6 min read
Announcing the Yoti Fellowship Programme

Announcing the Yoti Fellowship Programme

Update: please note, applications for the Yoti Fellowship Programme are now closed for this year. We are excited to announce the launch of the Yoti Fellowship Programme, one of the signature activities from our new Social Impact Strategy. From today we will be inviting applications from individuals interested in helping unlock the potential of digital identities with a particular focus on local, grassroots issues. In return, Fellows will be offered generous financial and logistical support, expenses and a chance to have their findings shared with the wider world. See our Head of Social Impact Ken Banks chatting about the Fellowship Programme here.   Yoti Fellows: Filling the knowledge deficit The majority of the digital identity sector tends to focus on the design, adoption and use of large-scale digital identity systems, and how users interact with them. This includes national efforts, such as the Aadhaar ID system in India. Most of this research begins with the technology and works its way down to the people who use it, an approach which has given us something of a knowledge deficit. What we’re missing is an understanding of why people might want a digital identity, what they know about digital identity, their concerns and what tools and approaches might be missing in their local context. Without a fuller understanding of these bottom-up issues we have little chance of developing the most useful and appropriate identity solutions. We need to dive deeper and find out more if we want to increase our chances of adopting the right kind of identity – a Good Identity – in our sector. That’s why the prime objective of our new Fellows Programme is to support the local researchers, innovators, change agents and individuals closest to these issues. Tim Unwin, the UNESCO Chair in ICT4D and one of the judges on the selection panel for the Fellowship Programme, agreed with this approach. “This is a great opportunity to work with an innovative team on issues that really matter. Rather than beginning with the technology, these Fellowships offer an opportunity to begin with people – identifying why they might want a digital identity, and how such identities can be designed most appropriately to serve their needs.” The process From today we’re announcing a call for three Fellowship positions. We invite proposals for research, media or policy development, or solutions development. These proposals need to be based on three or four key themes related to identity or digital identity which merit further exposure, discussion, development or research. Outputs from the Fellow’s activities can be anything from a technical platform, a report, a website, a book, a policy paper, a film or any other medium relevant to the proposal. Applicants may be based anywhere, although preference will be given to those from the developing world. A short concept note will be required along with a current CV and the names of at least one referee. This is so we can be confident that the Fellow is qualified and able to deliver on their proposal. A selection panel made up of digital identity, technology, social scientists, activists and other experts will decide on the successful applicants. Details of the panel are available in the application pack. Erik Hersman, a technologist who specialises on the impact of technology in Africa, is just one of the experts to join the selection panel. “The future of everything is about being digitally connected, and the way we handle identity matters. I’m excited to help with selection on the Yoti Fellows Program as they think through who makes up that future, and why a bottom-up approach to thinking about digital identities matters so much for people in frontier markets,” he said. Fellows will be supported with a generous payment of £30,000 (approximately US$38,000) paid in equal installments over the course of the year, and receive logistical and technical support from Yoti. A small budget for project travel and other expenses up to a maximum of £5,000 will also be available. All work produced will be made publicly and freely available on completion of the Fellowship. Thematic areas We are primarily interested in issues, challenges and opportunities for digital identity in a local context. More specifically, we invite applications which focus on any of the following thematic areas. Unlocking the challenges of providing and managing identity solutions among refugee, migrant, marginalised or economically exploited communities or individuals. Studying the difficulties experienced by indigenous communities in establishing and proving identity, as well as claiming any state benefits they may be eligible for. Unpicking what ‘digital identity’ and identity more broadly means to communities in developing countries (including those living in or close to the last mile) and the NGOs and local organisations providing services to them. Any other issues which warrant investigation which are not yet part of the wider digital identity debate. Applications can be submitted between now and 15 June, 2019. Applicants will be notified of the outcome on a rolling basis but no later than 15 July, 2019. The three successful applicants will be able to start their Fellowships shortly after the closing date. You can find the full terms and conditions and other Programme details in our application pack here. You can send any questions to the team at social.impact@yoti.com with the subject ‘Yoti Fellowship Programme’. Best of luck!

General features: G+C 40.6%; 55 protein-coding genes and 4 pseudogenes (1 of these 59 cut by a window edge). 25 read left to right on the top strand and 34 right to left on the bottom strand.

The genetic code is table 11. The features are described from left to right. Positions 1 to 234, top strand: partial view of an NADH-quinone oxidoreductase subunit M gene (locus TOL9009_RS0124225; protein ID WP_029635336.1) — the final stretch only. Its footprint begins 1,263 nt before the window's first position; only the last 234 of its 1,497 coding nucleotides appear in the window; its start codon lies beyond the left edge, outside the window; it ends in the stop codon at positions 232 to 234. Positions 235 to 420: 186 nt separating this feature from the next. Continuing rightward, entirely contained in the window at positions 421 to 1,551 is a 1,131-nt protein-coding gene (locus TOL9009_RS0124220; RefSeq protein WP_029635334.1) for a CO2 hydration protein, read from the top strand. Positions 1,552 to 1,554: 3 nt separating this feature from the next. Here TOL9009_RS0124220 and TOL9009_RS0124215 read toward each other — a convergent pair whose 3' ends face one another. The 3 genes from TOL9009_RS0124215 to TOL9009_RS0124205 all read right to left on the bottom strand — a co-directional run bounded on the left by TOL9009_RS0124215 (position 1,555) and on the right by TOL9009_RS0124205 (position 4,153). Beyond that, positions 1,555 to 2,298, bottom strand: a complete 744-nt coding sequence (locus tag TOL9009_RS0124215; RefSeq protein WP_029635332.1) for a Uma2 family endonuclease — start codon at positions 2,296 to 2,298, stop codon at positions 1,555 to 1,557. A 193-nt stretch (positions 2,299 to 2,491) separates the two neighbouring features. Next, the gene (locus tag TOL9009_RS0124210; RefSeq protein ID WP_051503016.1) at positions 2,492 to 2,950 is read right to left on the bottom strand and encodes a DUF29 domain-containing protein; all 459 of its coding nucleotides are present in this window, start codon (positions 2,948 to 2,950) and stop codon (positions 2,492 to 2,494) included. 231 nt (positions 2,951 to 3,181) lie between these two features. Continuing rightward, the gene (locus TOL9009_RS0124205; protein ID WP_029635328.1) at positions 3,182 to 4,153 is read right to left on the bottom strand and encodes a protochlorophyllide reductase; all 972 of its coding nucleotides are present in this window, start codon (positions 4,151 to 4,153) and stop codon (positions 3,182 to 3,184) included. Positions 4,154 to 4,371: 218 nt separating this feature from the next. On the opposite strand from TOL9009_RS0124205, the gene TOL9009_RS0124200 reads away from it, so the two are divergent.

5 min read
Say hello to Yoti’s new Social Purpose Strategy

Say hello to Yoti’s new Social Purpose Strategy